A WILD, RANK PLACE

ONE YEAR ON CAPE COD

While spending a year at the family cottage on Cape Cod, Gessner (a journalist and political cartoonist) aggressively mulls over life, death, and the literature of his elected place. Gessner came home from the Rockies, back to the place where he grew up, after a tangle with cancer. Forget broccoli and phytochemicals. To ward off cancer, he knows his route: ``I'll take salt water.'' The ocean, he believes, will cleanse him, body and soul, but nearly everywhere in this collection of essays—from his anger over the inorganic, hubristic new Cape architecture to a marsh walk while under the influence of psychotropics to a spirited defense of the political cartoonist's pamphleteering art—decay and death insistently preside in the ``stench of the sea,'' a death in the family, the very title of the book. There are moments when Gessner displays a witty, light touch, as in his preoccupation with Thoreau, who pops up again and again, among the stinkhorns, on hikes, beside Gessner's writing table, goading, educating, inspiring. But for the most part, Gessner is a brassy writer, four-square to his issues—environment, literature, family— subjective and romantic in a quietly effective way, for his personal obsessions translate well into universals, as when he witnesses the last months of his father's life, this time cancer claiming its quarry. His father was very much his own man, fastidious by day, refulgent by night after the wine went to work. It is an unflinching portrait Gessner paints of his parent, though also the only time in the book when he allows notes of tenderness and understanding to color his judgments. It must have been an uneasy year on the Cape for Gessner; if this book is any reflection, it couldn't have been a year better spent. (18 drawings, not seen)

Pub Date: April 8, 1997

ISBN: 0-87451-802-4

Page Count: 152

Publisher: N/A

Review Posted Online: May 20, 2010

Kirkus Reviews Issue: Feb. 1, 1997

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Necessarily swift and adumbrative as well as inclusive, focused, and graceful.

A LITTLE HISTORY OF POETRY

A light-speed tour of (mostly) Western poetry, from the 4,000-year-old Gilgamesh to the work of Australian poet Les Murray, who died in 2019.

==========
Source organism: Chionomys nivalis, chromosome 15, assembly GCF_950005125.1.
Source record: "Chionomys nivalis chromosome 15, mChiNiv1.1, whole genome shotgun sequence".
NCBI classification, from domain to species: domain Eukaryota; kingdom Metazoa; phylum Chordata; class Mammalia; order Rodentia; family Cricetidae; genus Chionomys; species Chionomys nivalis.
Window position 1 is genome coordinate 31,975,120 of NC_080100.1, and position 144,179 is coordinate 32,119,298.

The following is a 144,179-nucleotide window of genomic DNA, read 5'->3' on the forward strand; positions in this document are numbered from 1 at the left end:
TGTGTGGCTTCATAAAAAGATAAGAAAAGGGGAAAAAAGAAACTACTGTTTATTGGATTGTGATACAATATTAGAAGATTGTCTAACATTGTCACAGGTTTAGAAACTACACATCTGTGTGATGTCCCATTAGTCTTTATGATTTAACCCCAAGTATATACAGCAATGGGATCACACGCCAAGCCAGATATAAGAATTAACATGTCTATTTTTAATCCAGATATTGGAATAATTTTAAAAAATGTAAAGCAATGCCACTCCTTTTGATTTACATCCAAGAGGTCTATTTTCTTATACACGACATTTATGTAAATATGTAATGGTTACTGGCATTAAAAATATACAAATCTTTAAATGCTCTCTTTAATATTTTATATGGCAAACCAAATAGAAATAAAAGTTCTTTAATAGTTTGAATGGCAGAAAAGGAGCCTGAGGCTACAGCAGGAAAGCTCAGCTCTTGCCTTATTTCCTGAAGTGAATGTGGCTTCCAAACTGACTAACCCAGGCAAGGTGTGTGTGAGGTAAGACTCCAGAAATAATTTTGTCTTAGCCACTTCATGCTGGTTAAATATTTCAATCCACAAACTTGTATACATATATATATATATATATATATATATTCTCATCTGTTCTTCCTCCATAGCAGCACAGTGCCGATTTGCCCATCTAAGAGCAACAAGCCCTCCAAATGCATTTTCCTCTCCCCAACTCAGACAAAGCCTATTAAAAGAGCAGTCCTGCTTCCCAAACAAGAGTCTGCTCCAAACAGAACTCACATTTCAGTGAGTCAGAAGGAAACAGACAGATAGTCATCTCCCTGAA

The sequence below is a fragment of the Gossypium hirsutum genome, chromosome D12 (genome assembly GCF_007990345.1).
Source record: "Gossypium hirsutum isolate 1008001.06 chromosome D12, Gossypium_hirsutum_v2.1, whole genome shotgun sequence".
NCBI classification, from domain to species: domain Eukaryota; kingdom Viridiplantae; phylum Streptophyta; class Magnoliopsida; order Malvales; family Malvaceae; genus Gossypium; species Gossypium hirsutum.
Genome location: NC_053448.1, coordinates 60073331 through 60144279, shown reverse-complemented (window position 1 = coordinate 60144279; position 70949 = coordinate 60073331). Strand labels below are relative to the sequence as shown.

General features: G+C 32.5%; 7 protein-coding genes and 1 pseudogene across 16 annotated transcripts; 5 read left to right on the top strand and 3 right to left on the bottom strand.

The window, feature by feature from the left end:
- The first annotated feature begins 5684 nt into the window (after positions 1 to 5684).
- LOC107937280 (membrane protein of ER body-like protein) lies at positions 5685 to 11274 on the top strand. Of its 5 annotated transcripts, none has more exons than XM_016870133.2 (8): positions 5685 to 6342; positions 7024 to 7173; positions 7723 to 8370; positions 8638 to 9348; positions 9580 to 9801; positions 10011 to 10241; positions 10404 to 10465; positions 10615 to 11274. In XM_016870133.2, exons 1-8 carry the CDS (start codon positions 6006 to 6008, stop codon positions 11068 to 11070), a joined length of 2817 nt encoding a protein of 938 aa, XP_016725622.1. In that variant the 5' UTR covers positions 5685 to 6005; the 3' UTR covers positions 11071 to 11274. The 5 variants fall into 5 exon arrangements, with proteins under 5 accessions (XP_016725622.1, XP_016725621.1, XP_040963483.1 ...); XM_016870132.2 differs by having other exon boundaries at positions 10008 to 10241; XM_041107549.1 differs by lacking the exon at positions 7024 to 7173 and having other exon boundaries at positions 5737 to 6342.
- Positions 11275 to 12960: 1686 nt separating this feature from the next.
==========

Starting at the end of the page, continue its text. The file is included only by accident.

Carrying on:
In the latest entry in the publisher’s Little Histories series, Carey, an emeritus professor at Oxford whose books include What Good Are the Arts? and The Unexpected Professor: An Oxford Life in Books, offers a quick definition of poetry—“relates to language as music relates to noise. It is language made special”—before diving in to poetry’s vast history. In most chapters, the author deals with only a few writers, but as the narrative progresses, he finds himself forced to deal with far more than a handful. In his chapter on 20th-century political poets, for example, he talks about 14 writers in seven pages. Carey displays a determination to inform us about who the best poets were—and what their best poems were. The word “greatest” appears continually; Chaucer was “the greatest medieval English poet,” and Langston Hughes was “the greatest male poet” of the Harlem Renaissance. For readers who need a refresher—or suggestions for the nightstand—Carey provides the best-known names and the most celebrated poems, including Paradise Lost (about which the author has written extensively), “Kubla Khan,” “Ozymandias,” “The Charge of the Light Brigade,” Wordsworth and Coleridge’s Lyrical Ballads, which “changed the course of English poetry.” Carey explains some poetic technique (Hopkins’ “sprung rhythm”) and pauses occasionally to provide autobiographical tidbits—e.g., John Masefield, who wrote the famous “Sea Fever,” “hated the sea.” We learn, as well, about the sexuality of some poets (Auden was bisexual), and, especially later on, Carey discusses the demons that drove some of them, Robert Lowell and Sylvia Plath among them. Refreshingly, he includes many women in the volume—all the way back to Sappho—and has especially kind words for Marianne Moore and Elizabeth Bishop, who share a chapter.